Brave New World Revisited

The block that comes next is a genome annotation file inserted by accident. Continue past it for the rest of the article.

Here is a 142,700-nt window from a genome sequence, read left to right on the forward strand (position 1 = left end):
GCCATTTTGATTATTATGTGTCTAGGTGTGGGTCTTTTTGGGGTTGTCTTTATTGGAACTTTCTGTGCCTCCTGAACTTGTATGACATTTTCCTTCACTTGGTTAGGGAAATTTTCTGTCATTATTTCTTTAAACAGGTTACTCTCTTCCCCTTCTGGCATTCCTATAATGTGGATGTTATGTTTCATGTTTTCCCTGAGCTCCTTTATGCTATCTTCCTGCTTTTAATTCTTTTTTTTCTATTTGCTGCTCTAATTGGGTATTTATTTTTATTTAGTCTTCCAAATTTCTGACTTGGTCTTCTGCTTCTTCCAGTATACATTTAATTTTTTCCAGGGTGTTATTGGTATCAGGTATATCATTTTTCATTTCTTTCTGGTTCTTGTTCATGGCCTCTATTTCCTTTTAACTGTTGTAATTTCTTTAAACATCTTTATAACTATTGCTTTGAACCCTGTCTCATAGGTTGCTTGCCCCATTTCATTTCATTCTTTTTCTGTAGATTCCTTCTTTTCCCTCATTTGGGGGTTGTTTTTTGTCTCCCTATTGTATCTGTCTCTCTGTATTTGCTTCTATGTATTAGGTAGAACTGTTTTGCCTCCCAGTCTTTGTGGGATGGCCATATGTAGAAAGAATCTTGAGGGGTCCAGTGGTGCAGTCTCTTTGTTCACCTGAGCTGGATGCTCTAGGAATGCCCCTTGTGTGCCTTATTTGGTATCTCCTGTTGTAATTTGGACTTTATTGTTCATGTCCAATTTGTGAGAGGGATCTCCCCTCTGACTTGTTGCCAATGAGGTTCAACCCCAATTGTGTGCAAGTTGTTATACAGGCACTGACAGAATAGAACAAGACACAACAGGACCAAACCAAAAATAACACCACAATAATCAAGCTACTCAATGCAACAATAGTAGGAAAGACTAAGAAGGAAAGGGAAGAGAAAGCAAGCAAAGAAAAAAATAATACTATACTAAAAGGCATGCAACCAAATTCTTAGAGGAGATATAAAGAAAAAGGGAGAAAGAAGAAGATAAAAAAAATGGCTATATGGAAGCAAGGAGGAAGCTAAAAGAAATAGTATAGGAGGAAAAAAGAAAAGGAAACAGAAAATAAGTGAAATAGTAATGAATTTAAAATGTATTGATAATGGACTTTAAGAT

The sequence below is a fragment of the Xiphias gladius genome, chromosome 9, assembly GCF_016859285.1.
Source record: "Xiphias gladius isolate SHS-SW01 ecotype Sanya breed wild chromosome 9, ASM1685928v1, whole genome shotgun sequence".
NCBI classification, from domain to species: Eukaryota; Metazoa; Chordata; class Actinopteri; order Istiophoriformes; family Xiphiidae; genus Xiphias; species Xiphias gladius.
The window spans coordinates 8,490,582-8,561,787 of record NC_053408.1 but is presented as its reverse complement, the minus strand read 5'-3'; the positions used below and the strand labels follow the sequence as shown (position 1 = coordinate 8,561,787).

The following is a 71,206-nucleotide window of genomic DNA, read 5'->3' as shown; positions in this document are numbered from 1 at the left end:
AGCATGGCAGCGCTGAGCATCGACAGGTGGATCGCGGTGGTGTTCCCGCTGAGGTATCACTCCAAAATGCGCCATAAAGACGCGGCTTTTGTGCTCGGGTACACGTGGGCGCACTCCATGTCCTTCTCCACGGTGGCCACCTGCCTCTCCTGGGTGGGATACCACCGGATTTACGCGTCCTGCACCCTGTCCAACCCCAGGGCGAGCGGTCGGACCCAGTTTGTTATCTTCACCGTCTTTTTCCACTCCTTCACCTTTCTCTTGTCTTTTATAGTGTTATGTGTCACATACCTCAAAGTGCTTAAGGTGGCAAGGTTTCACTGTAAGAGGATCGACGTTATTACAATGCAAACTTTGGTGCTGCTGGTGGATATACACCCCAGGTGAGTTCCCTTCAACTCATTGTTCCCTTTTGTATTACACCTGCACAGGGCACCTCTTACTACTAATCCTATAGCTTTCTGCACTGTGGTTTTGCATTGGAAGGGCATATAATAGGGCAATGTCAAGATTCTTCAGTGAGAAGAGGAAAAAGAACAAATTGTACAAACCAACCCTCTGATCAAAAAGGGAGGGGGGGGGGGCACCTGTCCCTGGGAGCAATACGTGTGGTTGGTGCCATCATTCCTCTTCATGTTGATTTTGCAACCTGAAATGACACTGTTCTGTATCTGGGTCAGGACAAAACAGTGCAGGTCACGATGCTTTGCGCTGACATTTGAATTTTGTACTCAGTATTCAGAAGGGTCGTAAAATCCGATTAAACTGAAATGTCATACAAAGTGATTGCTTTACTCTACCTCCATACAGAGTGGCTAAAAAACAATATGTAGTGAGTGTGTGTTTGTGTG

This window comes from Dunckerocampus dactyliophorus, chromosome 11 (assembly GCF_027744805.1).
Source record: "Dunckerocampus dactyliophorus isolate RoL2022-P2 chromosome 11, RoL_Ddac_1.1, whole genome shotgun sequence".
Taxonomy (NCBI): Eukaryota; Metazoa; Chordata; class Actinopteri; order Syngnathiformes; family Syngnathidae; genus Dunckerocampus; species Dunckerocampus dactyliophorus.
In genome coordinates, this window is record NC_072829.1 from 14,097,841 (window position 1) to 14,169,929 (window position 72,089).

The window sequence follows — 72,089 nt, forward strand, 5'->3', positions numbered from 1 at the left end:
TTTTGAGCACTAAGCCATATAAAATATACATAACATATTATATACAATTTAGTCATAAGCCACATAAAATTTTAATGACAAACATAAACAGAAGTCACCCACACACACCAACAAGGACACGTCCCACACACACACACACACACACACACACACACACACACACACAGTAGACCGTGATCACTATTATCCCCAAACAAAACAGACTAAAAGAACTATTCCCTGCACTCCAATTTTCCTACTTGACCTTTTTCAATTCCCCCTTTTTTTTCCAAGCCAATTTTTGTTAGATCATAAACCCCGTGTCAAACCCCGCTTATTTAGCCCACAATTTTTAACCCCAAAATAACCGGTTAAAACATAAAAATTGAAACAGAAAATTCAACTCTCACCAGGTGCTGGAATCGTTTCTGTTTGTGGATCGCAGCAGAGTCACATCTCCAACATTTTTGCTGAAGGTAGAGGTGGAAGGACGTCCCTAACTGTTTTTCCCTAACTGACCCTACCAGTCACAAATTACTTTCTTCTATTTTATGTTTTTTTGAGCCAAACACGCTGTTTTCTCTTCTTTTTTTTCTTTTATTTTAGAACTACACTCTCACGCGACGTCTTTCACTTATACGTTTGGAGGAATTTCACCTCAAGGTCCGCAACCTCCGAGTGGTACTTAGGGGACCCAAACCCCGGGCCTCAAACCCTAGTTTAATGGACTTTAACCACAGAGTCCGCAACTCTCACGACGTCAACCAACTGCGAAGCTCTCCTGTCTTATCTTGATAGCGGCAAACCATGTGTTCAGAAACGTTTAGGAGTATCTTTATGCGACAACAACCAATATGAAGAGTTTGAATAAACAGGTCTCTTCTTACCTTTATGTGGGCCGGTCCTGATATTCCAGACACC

In 1958, Aldous Huxley wrote what might be called a sequel to his novel Brave New World, published in 1932, but it was a sequel that did not revisit the story or the characters, or re-enter the world of the novel. Instead, he revisited that world in a set of 12 essays. Taking a second look at specific aspects of the future Huxley imagined in Brave New World, Huxley meditated on how his fantasy seemed to be turning into reality, frighteningly and much more quickly than he had ever dreamed. That he had been so prophetic in 1932 about the dystopian future gave Huxley no comfort. He was a far more serious man in 1958--at the age of 64--and the world was a very different place, transformed by the catastrophe of World War II, the advent of nuclear weapons and the grip of the Cold War. Looking behind the Iron Curtain, where people were not free but dominated by totalitarian power, Huxley could only bow to the grim prophecy of his friend (and, briefly, his student at Eton) George Orwell in the novel 1984. In the free world, however, the situation seemed even more to be one for despair. For it seemed to Huxley that people were well on their way to giving up their freedom and the sanctity of their individualism, in exchange for the illusions of comfort and sensory pleasure--just as they had in Brave New World. Huxley heard, in 1958, a world full of the noise of what he called singing commercials, flooding the mass media, much like the hypnopaedia that shaped conscious thought in the world of the novel. He saw people everywhere in greater numbers taking tranquilizer drugs, to surrender to the unacceptable aspects of modern life--not unlike the drug called soma that everyone takes in the novel. The power of propaganda, he believed, had been validated by the rise of Hitler, and the postwar world was using it effectively to manipulate the masses. Overpopulation was already a critical issue in 1958, and Huxley saw the emergence of an overpopulated world in which the chaos was, more and more, being countered by centralized control--closer, it seemed, to the future of Brave New World, where the ultimate controlling capitalist of Huxley's early years, Henry Ford, had become the equivalent of God. In the end, Brave New World Revisited despairs of what has come to pass, primarily modern humankind's willingness to surrender freedom for pleasure. Huxley quotes from the episode of the Grand Inquisitor in The Brothers Karamazov--"For nothing," the Inquisitor insists, "has ever been more insupportable for a man or a human society than freedom." Huxley worried that the cry of "Give me liberty or give me death" could easily be replaced by "Give me television and hamburgers, but don't bother me with the responsibilities of liberty." He saw hope in the form of education, even the most pious, orthodox and inefficient kind of education--education that can teach people to see beyond the easy slogans, efficient ends and anesthetic influences of propaganda. Perhaps the forces that now menace freedom are too strong to be resisted for every long, Huxley concluded. It is still our duty to do whatever we can to resist them.